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A warehouse-oriented "bully automaton" as a tribute to Rube Goldberg [BSD license]

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Distribution version 1.6.

©1997-2014 Chris Pressey, Cat's Eye Technologies. All rights reserved. Distributed under a BSD-style license; see the file LICENSE.

What is RUBE?

RUBE is a twisted programming language in tribute to Rube Goldberg, creator of all those unique cartoon contrivances, who showed the world that anything can be done in a more complicated fashion than necessary. The RUBE programming language has some similarities to said contrivances.

Anyone who's played The Incredible Machine (and to some extent, Donkey Kong) will understand RUBE almost immediately. "Instructions" in the program interact to execute the algorithm required. I made the choice to use a "warehouse" paradigm for these interacting instructions (because this is what happens to your brain when you work at a lumberyard. Which, I submit, is far better than what happens to your brain when you go to grad school.)

The RUBE language can be described as a two-dimensional "bully automaton": like a cellular automaton, but certain state transitions force other, non-adjacent cells to assume certain states. Although this may sound like an interesting notion, the number of interactions climbs quickly as more objects do things, and things get much messier than they do in a regular ol' cellular automaton like John Conway's Game of Life. Also unlike a regular cellular automaton, RUBE supports rudimentary input and output functionality.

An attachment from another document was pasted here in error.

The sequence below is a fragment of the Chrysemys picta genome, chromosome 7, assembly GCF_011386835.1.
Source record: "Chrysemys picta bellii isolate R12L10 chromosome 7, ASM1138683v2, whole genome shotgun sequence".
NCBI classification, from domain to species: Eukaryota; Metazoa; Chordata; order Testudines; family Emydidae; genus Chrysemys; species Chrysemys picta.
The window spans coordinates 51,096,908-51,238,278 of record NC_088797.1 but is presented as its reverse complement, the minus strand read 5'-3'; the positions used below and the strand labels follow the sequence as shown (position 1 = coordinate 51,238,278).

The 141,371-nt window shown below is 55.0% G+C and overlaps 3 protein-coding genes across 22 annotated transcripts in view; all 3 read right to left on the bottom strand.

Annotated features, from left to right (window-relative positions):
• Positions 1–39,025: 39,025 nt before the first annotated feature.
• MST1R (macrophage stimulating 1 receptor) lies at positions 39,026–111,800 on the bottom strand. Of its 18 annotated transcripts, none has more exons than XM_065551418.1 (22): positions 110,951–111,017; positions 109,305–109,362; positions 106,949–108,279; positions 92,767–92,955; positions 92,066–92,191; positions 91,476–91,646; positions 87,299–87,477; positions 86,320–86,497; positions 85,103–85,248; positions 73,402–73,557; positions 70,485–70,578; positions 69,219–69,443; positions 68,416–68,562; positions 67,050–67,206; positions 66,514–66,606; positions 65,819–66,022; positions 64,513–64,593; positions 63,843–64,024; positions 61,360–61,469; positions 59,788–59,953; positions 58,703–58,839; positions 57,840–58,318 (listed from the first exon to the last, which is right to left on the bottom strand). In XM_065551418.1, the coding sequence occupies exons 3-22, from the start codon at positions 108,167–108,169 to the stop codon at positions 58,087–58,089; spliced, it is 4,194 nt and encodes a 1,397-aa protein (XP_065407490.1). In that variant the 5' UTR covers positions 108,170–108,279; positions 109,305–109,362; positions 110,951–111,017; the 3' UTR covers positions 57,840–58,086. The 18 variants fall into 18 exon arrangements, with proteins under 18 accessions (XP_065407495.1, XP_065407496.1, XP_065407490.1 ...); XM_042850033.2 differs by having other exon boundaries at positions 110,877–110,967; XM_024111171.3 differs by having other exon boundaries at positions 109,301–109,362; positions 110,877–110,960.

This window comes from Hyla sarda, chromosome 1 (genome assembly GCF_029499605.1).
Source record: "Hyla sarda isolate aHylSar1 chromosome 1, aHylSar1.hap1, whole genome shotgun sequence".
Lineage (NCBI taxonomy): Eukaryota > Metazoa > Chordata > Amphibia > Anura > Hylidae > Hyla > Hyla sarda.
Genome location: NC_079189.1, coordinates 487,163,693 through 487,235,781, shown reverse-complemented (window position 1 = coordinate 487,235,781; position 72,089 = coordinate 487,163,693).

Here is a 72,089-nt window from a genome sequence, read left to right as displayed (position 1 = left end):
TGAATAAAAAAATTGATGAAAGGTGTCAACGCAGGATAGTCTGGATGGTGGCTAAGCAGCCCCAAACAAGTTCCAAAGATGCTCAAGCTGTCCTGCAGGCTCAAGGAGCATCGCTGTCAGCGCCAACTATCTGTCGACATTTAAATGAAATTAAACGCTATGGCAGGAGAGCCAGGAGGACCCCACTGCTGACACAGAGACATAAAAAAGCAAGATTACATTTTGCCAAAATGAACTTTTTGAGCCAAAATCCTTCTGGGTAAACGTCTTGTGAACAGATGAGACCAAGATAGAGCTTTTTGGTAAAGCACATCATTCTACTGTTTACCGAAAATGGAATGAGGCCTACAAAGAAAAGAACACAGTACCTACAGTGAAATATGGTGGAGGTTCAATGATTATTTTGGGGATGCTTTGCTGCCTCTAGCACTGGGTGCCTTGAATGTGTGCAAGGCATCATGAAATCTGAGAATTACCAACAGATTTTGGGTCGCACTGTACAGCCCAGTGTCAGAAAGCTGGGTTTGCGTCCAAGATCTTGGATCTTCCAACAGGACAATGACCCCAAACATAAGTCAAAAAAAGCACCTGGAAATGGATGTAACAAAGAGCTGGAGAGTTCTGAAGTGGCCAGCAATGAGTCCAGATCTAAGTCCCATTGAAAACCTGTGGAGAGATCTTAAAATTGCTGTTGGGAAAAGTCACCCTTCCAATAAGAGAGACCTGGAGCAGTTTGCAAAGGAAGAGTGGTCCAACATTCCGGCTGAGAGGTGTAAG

Because implementing an algorithm in RUBE is a clumsy job of co-ordinating concurrently operating sections of the playfield, few non-trivial RUBE programs exist. In particular, it has never to the author's knowledge been shown that RUBE is Turing-complete. On the other hand, it has never been shown that it's not.

Sadly, the ubiquitous "Hello, world!" in RUBE is a very unfriendly


Or an equally ugly


                           O F

Language Description

A RUBE program is a two-dimensional grid of ASCII characters, or at least represented by characters drawn from the ASCII set.

Integral are the crates, 0 to f. These represent data. They also represent movable boxes which are subject to gravity, being pushed around, and conveyor belts, among other things.

Girders = are stationary parts of the program on which crates can be piled. When there's no girder directly below a crate, that crate falls.

Dozers ( and ) push crates around. Dozers are subject to gravity, and must travel on girders. Dozers turn around when there is a , in front and above them. As an interesting side effect they also replicate themselves at ,'s.

Ramps / and \\ are used for dozers to move from girder to girder.

Conveyor belts > and < carry crates along with no help needed from dozers. Note that conveyor belots do not affect dozer motion.

Winches up W and down M move crates from girder to girder.

"Swinches" move crates up V or down A and then switch states.

Gates K compare crates to a reference crate and move the crate depending on if it's less than, or more than/equal to the reference crate.

 t   | t = target crate     l = lesser crates
 K   | r = reference crate  g = greater than or equal to
lrg  |

Packers + and Unpackers - perform 4-bit arithmetic on crates:

 +      +     -      -
12  ->   3   ef  ->   1
===    ===   ===    ===

Furnaces F destroy everything one space left, right, below, and above them.

Replicators : make a copy below them of whatever is above them, usually a crate or a dozer. Special replicators ; only make copies of crates. Upside-down special replicators . work like ; but make a copy above them of what's below them.